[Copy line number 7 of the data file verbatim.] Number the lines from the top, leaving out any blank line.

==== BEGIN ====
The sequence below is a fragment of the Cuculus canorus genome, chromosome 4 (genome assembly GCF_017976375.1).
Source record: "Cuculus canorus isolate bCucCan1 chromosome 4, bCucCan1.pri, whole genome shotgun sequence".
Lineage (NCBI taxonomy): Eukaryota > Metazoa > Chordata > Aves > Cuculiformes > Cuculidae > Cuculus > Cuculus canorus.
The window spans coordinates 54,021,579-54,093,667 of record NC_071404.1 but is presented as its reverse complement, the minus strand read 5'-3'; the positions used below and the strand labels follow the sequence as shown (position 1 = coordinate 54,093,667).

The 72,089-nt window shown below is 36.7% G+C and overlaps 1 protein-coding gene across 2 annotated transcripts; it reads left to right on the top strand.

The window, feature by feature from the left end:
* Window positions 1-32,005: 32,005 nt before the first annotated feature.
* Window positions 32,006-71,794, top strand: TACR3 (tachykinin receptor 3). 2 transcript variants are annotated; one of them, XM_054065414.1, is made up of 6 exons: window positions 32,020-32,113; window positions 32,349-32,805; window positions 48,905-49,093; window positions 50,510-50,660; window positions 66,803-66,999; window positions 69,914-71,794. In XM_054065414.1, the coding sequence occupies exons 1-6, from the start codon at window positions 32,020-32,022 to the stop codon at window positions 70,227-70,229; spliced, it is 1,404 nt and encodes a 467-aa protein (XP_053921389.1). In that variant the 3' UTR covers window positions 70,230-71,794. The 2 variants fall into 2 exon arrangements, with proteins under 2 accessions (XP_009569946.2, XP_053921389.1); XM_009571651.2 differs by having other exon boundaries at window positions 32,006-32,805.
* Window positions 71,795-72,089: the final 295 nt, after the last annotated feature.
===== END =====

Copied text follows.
* Window positions 1-32,005: 32,005 nt before the first annotated feature.